Here we are on the first Sunday of the first season of a brand new Church Year. Perhaps somewhere along the line you have figured out why there is a Church Year. One way of putting it is that the Church Year is a device that, should it actually work, would aid us in becoming conscious. But conscious of what? On the simplest level, conscious of what is. Consciousness is awareness. Consciousness is being awake. One of the needs all creatures have is to sleep, and sleep is a state of unconsciousness. Indeed, the massively great ocean of unconsciousness containing both our personal unconscious and the collective unconscious of the entire human species, begins oftentimes to churn and swell, tossing up pieces of truth in the form of dreams. Dreams essentially are one of the ways that the Unconscious has of getting our attention. It is as if the Great Unconscious is a voice crying in the darkness, “Wake up!” Sometimes indeed the voice is so strong that we do awake from sleep, shocked, perhaps frightened, even terrified. The natural reaction is to want to shut up and shut off the messenger that wakes us, disturbing our sleep, interrupting our peace. So we consciously do whatever it takes to avoid dealing with the stuff that erupts from the depths. And sometimes we miss important truths precisely because they are hard to take.

All of this is intricately wired in to the essence of Advent, and especially the First Sunday of Advent. We already know how the Church Year is going to play out. We know that in three weeks we’ll be at Christmas. That will be followed by Epiphany. And before you know it, we’ll arrive at Ash Wednesday. Lent will follow and Holy Week will come along bringing front and center the themes of suffering, death, and renewal. Easter’s relief we can already anticipate to burst in celebration. Then comes Pentecost and long summer and fall as again we unpack the implications of all that has happened between today and Pentecost. You can hardly miss that the Church Year traces the life of Jesus. And that should itself signal something to be aware of: Christ’s life is not just about Jesus. It is about you. Because all of what happens to him—from gestation to ascension and beyond—is taking place in your own life and mine. If you are not aware of that, or if you are only partially aware of that, my very point is that the purpose of Advent is to announce it so clearly that you will be roused from sleep. Wake up! Become conscious. Because enormous things are going on right now in your own life, far beyond any of those things on your Christmas list, or your to-do list, or your grocery list, or your bucket list. Indeed whatever is going on in your life is the way that the Presence of Christ is pressing upon you and turning up from day to day. The issue is not to ignore what is happening but exactly the opposite: to become conscious of the Presence, the Spirit, the Reality that is showing up in the details of your own life, including some of which you're not yet aware.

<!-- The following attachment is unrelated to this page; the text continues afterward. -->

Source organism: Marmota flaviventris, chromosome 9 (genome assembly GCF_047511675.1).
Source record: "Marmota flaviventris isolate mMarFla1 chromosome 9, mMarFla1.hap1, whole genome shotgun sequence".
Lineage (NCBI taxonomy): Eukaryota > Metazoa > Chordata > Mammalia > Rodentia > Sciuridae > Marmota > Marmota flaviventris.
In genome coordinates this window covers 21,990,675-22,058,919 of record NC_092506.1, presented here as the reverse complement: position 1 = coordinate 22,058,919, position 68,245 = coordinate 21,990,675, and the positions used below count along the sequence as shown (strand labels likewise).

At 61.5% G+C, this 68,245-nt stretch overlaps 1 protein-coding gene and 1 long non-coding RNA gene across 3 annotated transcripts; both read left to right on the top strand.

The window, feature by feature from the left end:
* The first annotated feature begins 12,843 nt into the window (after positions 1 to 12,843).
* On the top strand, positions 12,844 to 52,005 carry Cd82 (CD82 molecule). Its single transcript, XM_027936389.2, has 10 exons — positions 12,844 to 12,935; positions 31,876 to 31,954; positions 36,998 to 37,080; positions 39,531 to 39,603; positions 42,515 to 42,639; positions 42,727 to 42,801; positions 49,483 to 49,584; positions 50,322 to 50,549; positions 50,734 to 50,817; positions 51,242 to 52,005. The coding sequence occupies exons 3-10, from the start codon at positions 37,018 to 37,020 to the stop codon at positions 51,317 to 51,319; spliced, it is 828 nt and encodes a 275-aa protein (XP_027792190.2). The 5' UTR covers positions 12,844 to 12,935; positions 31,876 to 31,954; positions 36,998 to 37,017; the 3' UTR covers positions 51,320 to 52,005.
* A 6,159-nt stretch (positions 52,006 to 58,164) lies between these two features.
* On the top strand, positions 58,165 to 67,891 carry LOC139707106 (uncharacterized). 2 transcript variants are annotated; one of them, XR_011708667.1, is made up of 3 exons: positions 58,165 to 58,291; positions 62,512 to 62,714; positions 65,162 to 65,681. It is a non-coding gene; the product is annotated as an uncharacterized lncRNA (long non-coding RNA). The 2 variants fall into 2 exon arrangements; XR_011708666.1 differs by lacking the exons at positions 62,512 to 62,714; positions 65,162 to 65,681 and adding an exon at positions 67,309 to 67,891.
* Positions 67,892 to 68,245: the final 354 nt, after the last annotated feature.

For the practical minded there is always the pressure to get out of the realm of theory and into what can be sensed, felt, applied. That’s a fair issue and an important one. Let’s see how it works.

Start with a piece or two of typical Advent imagery. Take, for example, the hymn known as “Sleepers, wake.”

            “Sleepers, wake!” A voice astounds us,
            The shout of rampart-guards surrounds us:
            “Awake, Jerusalem, arise!”[1]

The hymn goes on to build a scene of the arrival of the Bridegroom, Christ, for whom some are prepared and some are unprepared, like the wise and foolish virgins in Matthew’s gospel [25:1-13]. We need light, for the Bridegroom’s arrival is in the middle of the night. There is a wedding feast. We are invited and don’t want to miss it.